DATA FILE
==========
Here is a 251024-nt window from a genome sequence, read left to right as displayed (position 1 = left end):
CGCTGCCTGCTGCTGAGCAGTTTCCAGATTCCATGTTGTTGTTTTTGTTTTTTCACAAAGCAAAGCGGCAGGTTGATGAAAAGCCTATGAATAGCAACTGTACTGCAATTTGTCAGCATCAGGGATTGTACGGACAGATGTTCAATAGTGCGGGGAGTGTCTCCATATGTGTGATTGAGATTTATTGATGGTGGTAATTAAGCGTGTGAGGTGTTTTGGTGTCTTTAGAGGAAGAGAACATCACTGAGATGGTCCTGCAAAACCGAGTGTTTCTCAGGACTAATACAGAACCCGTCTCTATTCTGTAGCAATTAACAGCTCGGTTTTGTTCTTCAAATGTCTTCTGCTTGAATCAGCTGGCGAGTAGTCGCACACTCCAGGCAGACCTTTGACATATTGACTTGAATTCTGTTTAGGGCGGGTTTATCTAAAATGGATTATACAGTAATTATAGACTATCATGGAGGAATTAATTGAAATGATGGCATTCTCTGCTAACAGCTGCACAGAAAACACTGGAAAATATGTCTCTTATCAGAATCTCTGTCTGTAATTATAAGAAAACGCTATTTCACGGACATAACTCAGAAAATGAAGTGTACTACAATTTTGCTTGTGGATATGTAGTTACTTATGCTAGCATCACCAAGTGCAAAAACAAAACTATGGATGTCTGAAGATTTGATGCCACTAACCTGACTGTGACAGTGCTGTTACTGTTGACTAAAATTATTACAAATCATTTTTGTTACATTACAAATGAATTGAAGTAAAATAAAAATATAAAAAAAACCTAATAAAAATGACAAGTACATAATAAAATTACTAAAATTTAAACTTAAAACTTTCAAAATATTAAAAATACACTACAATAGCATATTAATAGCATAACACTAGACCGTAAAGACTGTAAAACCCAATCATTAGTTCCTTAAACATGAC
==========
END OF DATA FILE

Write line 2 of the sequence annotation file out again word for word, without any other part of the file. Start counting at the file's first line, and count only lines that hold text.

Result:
CGCTGCCTGCTGCTGAGCAGTTTCCAGATTCCATGTTGTTGTTTTTGTTTTTTCACAAAGCAAAGCGGCAGGTTGATGAAAAGCCTATGAATAGCAACTGTACTGCAATTTGTCAGCATCAGGGATTGTACGGACAGATGTTCAATAGTGCGGGGAGTGTCTCCATATGTGTGATTGAGATTTATTGATGGTGGTAATTAAGCGTGTGAGGTGTTTTGGTGTCTTTAGAGGAAGAGAACATCACTGAGATGGTCCTGCAAAACCGAGTGTTTCTCAGGACTAATACAGAACCCGTCTCTATTCTGTAGCAATTAACAGCTCGGTTTTGTTCTTCAAATGTCTTCTGCTTGAATCAGCTGGCGAGTAGTCGCACACTCCAGGCAGACCTTTGACATATTGACTTGAATTCTGTTTAGGGCGGGTTTATCTAAAATGGATTATACAGTAATTATAGACTATCATGGAGGAATTAATTGAAATGATGGCATTCTCTGCTAACAGCTGCACAGAAAACACTGGAAAATATGTCTCTTATCAGAATCTCTGTCTGTAATTATAAGAAAACGCTATTTCACGGACATAACTCAGAAAATGAAGTGTACTACAATTTTGCTTGTGGATATGTAGTTACTTATGCTAGCATCACCAAGTGCAAAAACAAAACTATGGATGTCTGAAGATTTGATGCCACTAACCTGACTGTGACAGTGCTGTTACTGTTGACTAAAATTATTACAAATCATTTTTGTTACATTACAAATGAATTGAAGTAAAATAAAAATATAAAAAAAACCTAATAAAAATGACAAGTACATAATAAAATTACTAAAATTTAAACTTAAAACTTTCAAAATATTAAAAATACACTACAATAGCATATTAATAGCATAACACTAGACCGTAAAGACTGTAAAACCCAATCATTAGTTCCTTAAACATGAC